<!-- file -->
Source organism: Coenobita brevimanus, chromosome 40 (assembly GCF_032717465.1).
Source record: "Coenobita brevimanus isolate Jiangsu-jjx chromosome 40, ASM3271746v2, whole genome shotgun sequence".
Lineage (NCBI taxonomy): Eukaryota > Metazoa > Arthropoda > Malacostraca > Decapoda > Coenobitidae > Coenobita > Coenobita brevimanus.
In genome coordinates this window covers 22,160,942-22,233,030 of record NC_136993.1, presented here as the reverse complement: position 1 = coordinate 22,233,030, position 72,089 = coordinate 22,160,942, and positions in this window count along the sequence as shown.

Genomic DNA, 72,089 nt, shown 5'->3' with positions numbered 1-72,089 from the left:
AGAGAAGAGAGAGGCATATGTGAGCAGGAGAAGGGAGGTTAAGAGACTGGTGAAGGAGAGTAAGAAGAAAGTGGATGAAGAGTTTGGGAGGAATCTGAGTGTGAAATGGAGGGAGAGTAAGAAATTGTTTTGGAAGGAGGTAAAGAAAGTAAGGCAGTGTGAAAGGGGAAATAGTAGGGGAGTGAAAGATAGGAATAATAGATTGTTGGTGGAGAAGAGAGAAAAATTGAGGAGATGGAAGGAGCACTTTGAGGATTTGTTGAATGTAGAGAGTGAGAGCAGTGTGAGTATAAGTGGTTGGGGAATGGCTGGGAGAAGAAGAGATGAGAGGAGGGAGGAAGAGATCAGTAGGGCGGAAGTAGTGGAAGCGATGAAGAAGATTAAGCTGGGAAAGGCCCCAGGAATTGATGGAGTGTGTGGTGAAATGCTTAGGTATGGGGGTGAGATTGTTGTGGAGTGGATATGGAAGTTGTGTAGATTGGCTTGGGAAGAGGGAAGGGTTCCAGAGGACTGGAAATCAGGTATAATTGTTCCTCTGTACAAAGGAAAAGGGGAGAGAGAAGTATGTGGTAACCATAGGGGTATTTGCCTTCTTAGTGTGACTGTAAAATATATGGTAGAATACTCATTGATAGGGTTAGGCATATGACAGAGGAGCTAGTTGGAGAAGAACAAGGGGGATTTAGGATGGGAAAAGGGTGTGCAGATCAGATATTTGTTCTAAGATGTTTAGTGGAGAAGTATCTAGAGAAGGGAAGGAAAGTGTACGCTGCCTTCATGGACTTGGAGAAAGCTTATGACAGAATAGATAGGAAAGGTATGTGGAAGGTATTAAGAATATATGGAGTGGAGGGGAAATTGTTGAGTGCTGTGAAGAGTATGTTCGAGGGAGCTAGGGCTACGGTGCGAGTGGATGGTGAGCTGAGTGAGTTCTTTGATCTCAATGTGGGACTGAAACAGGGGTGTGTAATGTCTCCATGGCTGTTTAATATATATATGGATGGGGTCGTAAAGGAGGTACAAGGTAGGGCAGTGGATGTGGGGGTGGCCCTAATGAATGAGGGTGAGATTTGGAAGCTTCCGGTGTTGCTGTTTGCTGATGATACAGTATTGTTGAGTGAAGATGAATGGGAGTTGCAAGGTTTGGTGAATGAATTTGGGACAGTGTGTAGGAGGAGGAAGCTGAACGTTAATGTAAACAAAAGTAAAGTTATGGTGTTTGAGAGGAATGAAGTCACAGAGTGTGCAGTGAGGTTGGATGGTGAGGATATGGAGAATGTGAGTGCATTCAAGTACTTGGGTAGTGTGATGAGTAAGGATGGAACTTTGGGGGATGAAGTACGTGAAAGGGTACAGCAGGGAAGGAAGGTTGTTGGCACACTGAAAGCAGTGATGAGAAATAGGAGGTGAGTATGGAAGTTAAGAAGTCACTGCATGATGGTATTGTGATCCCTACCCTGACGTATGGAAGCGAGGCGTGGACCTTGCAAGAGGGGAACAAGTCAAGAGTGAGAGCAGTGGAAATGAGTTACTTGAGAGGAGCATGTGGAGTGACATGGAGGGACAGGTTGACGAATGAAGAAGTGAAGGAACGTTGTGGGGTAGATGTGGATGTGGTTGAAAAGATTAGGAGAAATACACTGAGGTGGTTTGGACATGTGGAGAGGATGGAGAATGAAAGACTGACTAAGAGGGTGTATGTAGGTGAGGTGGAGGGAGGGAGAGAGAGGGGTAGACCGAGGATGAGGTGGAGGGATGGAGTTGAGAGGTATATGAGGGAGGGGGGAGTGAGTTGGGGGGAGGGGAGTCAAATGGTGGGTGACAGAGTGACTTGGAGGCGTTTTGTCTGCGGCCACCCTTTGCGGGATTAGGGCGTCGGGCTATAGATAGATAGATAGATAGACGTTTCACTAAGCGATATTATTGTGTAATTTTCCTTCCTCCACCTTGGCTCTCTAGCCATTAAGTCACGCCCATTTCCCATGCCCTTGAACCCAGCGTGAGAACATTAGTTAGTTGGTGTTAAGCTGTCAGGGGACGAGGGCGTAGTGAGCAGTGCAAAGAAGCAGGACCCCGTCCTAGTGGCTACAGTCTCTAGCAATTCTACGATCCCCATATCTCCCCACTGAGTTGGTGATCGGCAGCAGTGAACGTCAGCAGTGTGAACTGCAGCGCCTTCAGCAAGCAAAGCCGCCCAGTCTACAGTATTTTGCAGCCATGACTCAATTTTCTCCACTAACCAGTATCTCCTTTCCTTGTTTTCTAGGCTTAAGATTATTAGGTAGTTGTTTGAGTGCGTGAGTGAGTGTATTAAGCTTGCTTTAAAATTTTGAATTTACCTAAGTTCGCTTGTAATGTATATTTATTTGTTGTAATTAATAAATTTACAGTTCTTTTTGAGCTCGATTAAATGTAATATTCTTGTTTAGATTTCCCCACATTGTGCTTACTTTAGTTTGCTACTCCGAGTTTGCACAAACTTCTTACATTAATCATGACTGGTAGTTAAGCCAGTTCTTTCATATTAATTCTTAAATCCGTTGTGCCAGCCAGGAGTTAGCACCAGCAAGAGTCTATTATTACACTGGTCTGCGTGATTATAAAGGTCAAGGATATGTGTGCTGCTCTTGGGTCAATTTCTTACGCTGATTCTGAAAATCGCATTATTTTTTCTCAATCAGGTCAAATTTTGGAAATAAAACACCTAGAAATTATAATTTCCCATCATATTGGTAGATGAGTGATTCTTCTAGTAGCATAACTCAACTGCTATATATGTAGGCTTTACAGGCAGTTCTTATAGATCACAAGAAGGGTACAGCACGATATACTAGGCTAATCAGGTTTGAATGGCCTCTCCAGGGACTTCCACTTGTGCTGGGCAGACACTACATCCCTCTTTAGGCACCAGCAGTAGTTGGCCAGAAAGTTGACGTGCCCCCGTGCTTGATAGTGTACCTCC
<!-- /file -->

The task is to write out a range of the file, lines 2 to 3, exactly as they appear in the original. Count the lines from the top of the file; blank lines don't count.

Source record: "Coenobita brevimanus isolate Jiangsu-jjx chromosome 40, ASM3271746v2, whole genome shotgun sequence".
Lineage (NCBI taxonomy): Eukaryota > Metazoa > Arthropoda > Malacostraca > Decapoda > Coenobitidae > Coenobita > Coenobita brevimanus.